April 25, 2019


Horses: The Definitive Catalog of Horse and Pony Breeds. Scholastic. $19.99.

     A photographic extravaganza that will delight anyone who has ever ridden a horse or just dreamed of riding one, Horses is a testament to the longstanding closeness of the special bond between humans and horses and a remarkable exploration of the wide variety of horse types and characteristics. Even people knowledgeable about horses will likely learn new things about the equine world here – this is one of those books intended for young readers but absolutely fascinating for anyone of any age. From extreme close-ups that show the characteristics of various horses to gorgeous photos of forms of racing – harness and thoroughbred – to historical perspective on the human/horse relationship, Horses is packed with information as well as being just beautiful to look at.

     The book explains that there were two kinds of ancestral horses some 4.5 million years ago, one of which led to the lines of today’s mules and asses, while the other resulted in modern horses. Further developments have been much more recent: “For example, when stronger horses were needed for farm work, to carry knights in armor, or to pull large weights, heavier breeds were created.” And this continues today through targeted breeding of specific types of horses for specific purposes.

     The sheer number of horse breeds may come as a surprise to readers. Many may have heard of “Arabian” horses, but in fact there are quite a few different types. The rare Gidran Arab, for example, “was created at Hungary’s oldest national stud, Mezöhegyes, which was established in 1784 to breed military horses.” And the Shagya Arab “was originally bred in the 19th century in Báblona as a riding horse for the Hungarian cavalry.” And those are just the Arabian horses from Hungary – there are others from many other countries.

     In addition to specifics of horse types, Horses gives good information – and wonderful pictures – about horses in general. “Light horses are split into two groups – hotblood and warmblood – depending on their characteristics and ancestry,” with hotbloods being “spirited, nervous, and full of energy,” while warmbloods are “gentler, calmer, and eager to please.” Within the groups, each breed has specific characteristics that are clearly shown in Horses, often with striking photos, such as the ones showing the coat colors of the Akhal-Teke, a rare Central Asian hotblood whose coat may be bay, dun, chestnut, black, grey or golden palomino. The pages about this breed not only show the horses racing but also display an emblem from Turkmenistan, where it comes from, explaining that the Akhal-Teke appears on that nation’s banknotes and coat of arms, and also on postage stamps from Turkmenistan, Russia, Azerbaijan, and Kazakhstan. Like many other elements of Horses, this shows the continued importance of these animals to humans.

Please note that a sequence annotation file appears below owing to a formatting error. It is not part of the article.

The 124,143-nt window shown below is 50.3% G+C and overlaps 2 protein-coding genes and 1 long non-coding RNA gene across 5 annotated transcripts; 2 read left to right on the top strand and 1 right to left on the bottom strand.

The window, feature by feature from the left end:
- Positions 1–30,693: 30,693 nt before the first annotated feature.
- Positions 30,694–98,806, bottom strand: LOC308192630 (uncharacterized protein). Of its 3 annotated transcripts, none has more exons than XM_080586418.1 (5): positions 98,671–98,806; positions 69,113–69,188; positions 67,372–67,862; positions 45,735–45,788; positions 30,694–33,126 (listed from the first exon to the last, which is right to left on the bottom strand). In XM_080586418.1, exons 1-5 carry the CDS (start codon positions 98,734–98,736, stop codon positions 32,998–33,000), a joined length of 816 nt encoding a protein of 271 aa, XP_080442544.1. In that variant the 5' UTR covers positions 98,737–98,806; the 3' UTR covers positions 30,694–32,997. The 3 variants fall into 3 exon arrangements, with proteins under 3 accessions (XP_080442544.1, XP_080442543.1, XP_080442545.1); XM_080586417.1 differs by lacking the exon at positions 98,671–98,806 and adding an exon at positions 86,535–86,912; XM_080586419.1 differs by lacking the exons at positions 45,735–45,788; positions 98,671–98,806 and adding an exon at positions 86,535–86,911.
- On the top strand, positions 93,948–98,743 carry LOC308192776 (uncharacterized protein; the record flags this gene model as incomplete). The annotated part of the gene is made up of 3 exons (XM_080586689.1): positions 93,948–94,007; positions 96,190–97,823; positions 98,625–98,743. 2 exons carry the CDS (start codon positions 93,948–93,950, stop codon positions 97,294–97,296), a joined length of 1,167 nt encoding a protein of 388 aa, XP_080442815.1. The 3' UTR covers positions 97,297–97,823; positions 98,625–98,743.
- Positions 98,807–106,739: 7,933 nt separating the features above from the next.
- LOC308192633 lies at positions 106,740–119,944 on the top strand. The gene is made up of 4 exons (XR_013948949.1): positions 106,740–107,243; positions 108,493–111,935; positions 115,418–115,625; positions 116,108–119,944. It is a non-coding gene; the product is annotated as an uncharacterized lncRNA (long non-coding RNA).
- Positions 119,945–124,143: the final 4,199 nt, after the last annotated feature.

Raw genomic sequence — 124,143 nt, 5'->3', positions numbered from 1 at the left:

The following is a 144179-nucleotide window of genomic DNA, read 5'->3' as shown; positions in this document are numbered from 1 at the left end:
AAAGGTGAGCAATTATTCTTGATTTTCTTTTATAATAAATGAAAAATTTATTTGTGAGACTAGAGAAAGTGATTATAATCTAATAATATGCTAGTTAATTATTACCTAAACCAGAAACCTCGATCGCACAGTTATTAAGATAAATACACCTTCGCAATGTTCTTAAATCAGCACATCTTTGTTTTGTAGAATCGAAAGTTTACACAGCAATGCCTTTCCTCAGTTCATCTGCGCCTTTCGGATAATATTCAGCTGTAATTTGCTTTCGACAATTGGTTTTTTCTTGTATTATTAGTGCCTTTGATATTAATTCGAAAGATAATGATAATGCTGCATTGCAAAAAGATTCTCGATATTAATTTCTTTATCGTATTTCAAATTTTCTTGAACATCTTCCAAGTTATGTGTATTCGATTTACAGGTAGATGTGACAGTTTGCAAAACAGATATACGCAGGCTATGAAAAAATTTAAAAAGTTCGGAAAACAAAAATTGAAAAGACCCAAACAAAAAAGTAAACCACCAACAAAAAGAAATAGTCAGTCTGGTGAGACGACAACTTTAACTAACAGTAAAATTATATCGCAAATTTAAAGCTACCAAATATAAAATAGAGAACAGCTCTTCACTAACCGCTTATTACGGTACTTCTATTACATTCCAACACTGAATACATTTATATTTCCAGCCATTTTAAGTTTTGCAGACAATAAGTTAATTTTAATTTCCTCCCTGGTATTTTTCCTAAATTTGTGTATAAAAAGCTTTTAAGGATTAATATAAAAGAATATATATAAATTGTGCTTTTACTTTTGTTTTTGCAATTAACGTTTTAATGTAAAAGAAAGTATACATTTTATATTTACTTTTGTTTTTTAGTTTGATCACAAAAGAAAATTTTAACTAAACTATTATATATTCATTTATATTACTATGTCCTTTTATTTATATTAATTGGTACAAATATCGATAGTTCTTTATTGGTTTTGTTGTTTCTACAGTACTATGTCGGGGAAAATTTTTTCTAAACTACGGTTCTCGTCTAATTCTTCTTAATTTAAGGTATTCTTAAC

Light horses are the most-familiar kind, and they get more than half the space in Horses. But other equines are in some ways even more interesting, simply because readers are less likely to have seen or interacted with them. There is a section on ponies, “hardy animals that have learned to survive in the harshest of conditions, many on remote northerly islands,” and that are “intelligent, energetic, and sometimes stubborn.” Photos of the winter coat of the Icelandic, which dates to Viking times and has five different gaits, are very striking, as are views of wild or semi-wild island ponies: the Eriskay of Scotland, Skyros of Greece, Batak of Indonesia, and others – plus pictures of the tiny and graceful Falabella of Argentina (actually classified as a horse, despite its size). Horses also has an extended section on heavy horses, “also known as coldbloods or draft horses,” which are large, patient and very strong working animals. Bred for strength rather than speed, they have solid, broad legs, wide hooves, a short and very muscular back, and other characteristics that clearly show how they differ from light horses – a full-page explanatory photo highlights the distinctions. Some heavy horses may be familiar to readers – Clydesdales, for example, which are exceptionally tall and heavy, with weight that “is about the same as a Volkswagen Beetle” – but many will not be: the Belgian Heavy Draft, the Auxois of France, the ancient Ardennais warhorse that Julius Caesar considered “tireless,” and others. There are some real surprises here, such as the leopard-spotted coat of the Noriker and the striking appearance of the Black Forest Horse of Germany. Horses is a book to dwell on and return to again and again to look at and learn about the richness of the equine world and its continued importance to human commerce and, in many places, daily life.

     In case all the photos and information lead readers to want a horse of their own, Horses offers a concluding section called “Care of Horses” that provides basic information, but only after warning that owning a horse “requires real commitment,” including “early starts day in and day out in all weathers” and a long-term commitment to proper housing, equipment and veterinary care. Daily rides or walks are necessary, for example, to prevent muscular and digestive problems, and “it is essential that the stable be mucked out regularly and clean, absorbent bedding put in place” to prevent respiratory problems. Horses are big animals and a big responsibility – likely far more than most readers of Horses will be able to assume. But just seeing how magnificent these animals are, in all their variety, turns horse ownership into a dream for many people. Horses is a book that can encourage the dream, but it also offers non-owners a much easier way to observe, appreciate and enjoy the wonders of the equine world.

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